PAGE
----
A 15-year-old boy believes he has discovered a forgotten Mayan city using satellite photos and Mayan astronomy.
William Gadoury, from Quebec, came up with the theory that the Maya civilization chose the location of its towns and cities according to its star constellations.
He found Mayan cities lined up exactly with stars in the civilization's major constellations.
Studying the star map further, he discovered one city was missing from a constellation of three stars.
Using satellite images provided by the Canadian Space Agency and then mapped on to Google Earth, he discovered the city where the third star of the constellation suggested it would be.
William has named the yet-to-be explored city in the Yucatan jungle K'aak Chi, or Mouth of Fire.
Daniel De Lisle, from the Canadian Space Agency, said the area had been difficult to study because of its dense vegetation.
However, satellite scans of the area from the RADARSAT-2 satellite found linear features which "stuck out".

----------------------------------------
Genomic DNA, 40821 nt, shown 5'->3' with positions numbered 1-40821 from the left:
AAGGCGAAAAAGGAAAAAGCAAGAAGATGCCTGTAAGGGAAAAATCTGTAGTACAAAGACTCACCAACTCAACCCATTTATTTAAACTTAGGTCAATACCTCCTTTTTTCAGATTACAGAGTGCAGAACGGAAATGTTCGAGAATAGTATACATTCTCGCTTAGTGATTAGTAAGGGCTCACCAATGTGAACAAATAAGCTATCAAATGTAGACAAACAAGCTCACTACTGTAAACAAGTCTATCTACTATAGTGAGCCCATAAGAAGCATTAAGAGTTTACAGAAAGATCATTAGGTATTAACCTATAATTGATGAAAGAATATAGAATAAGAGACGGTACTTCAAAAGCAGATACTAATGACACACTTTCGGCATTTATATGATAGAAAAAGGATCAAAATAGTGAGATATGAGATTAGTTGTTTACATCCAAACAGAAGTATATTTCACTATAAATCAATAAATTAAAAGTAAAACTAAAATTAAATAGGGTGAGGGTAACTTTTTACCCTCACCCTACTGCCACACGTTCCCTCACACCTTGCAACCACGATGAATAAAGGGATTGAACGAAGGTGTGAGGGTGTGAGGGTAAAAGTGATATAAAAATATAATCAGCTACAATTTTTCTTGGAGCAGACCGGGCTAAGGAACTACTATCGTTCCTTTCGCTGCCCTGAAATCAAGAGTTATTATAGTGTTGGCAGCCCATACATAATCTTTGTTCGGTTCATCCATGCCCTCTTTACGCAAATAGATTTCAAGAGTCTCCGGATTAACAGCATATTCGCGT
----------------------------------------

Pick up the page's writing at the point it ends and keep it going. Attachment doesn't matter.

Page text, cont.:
"There are linear features that would suggest there is something underneath that big canopy," he told The Independent.
"There are enough items to suggest it could be a man made structure."
Dr Armand La Rocque, of the Remote Sensing Laboratory at the University of New Brunswick, said one image showed a street network and a large square which could possibly be a pyramid.
He told The Independent: "A square is not natural, it is mostly artificial and can hardly be attributed to natural phenomena.
"If we add these together, we have a lot of indication there might be a Mayan city in the area."
Dr La Rocque said William's discovery could lead archaeologists to find other Mayan cities using similar techniques.
William's discovery will be published in a scientific journal and he will present his findings at Brazil's International Science fair in 2017.
The story was originally published with different pictures, which have now been changed because it appears although William analaysed them he did not use them as the basis of his claims.
Join our commenting forum
Join thought-provoking conversations, follow other Independent readers and see their replies